71st Anniversary Ball

More than 350 guests attended the Defense Language Institute Foreign Language Center 71st Anniversary Ball on Nov. 3, held at the Naval Postgraduate School’s historic Herrmann Hall Ballroom. “We were pleased that so many of DLIFLC’s faculty and staff attended the event. This is a unique opportunity for instructors to attend a ball, interact with the Institute’s leadership, and have fun,” said Ben De La Selva, president of the DLI Alumni Association, and sponsor of the ball. The guest speaker at the event, Dr. Michael G. Vickers, currently under secretary of defense for intelligence, graduated twice from DLIFLC, the Czech course in 1977 and the Spanish course in 1979. Story and Photo Credits: Story by Natela Cutter, Strategic Communications Photo: Chair person of the Multi-language Department, at the European and Latin American School, Ms. Saliha Murtic dances with the Language Technology Specialist Mr. Branislav Indjic. (Courtesy Natela...

Homework Korean Style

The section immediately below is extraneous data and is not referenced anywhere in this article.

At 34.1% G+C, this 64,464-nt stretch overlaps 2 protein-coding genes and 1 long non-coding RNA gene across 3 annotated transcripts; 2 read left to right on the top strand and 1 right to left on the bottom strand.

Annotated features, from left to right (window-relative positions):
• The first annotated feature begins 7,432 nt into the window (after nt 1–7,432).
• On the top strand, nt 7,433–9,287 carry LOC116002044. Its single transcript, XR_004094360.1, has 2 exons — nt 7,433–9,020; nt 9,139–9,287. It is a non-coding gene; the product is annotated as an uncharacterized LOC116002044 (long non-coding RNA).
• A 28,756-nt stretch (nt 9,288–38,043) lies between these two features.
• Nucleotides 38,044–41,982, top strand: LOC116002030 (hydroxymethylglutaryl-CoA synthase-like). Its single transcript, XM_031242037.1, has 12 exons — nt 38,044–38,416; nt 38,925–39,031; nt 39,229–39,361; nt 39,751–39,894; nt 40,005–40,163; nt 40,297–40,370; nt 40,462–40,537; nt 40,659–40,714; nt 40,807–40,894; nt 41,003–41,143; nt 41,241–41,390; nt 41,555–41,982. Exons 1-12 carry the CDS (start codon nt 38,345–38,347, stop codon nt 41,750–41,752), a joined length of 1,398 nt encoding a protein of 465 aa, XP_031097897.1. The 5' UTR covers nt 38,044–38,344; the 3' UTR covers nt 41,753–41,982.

MONTEREY, Calif. – Students from the Defense Language Institute Foreign Language Center in Monterey, California made a big splash at the Korean annual video contest at their school on Oct. 4. They created their own version of “Oppan Gangnam Style” in Korean – about student life at DLIFLC, complete with students and Korean instructors dancing to the tunes of PSY’s video which has gone viral. The video, called Homework Korean Style, was produced and edited by Air Force Maj. Marcos Baca, while the performers in the video are Baca’s classmates, instructors and even the school dean. While it was initially planned as a depiction of how difficult life is as a Korean language student at the Institute, the work eventually turned out to be an entertainment video that won 3rd place in the contest, mainly owing to the factthe first two awards were given to those whose videos presented more language and less polished cinematic value. “Initially we were going to make an exaggerated account about how miserable our lives at DLI were while we were learning Korean: no social life, no sleep, more homework than any mere mortal could ever accomplish in a given day,” explained Baca. “However, when the camera started rolling, we began to experience an unexplained increase in morale. We smiled for the first time in months, and we started actually looking forward to each day.” The Korean language program at DLIFLC is 64 weeks long. Students are in class five days a week, six to seven hours per day, with two to three hours of homework each night. The lessons move at lightning speed,...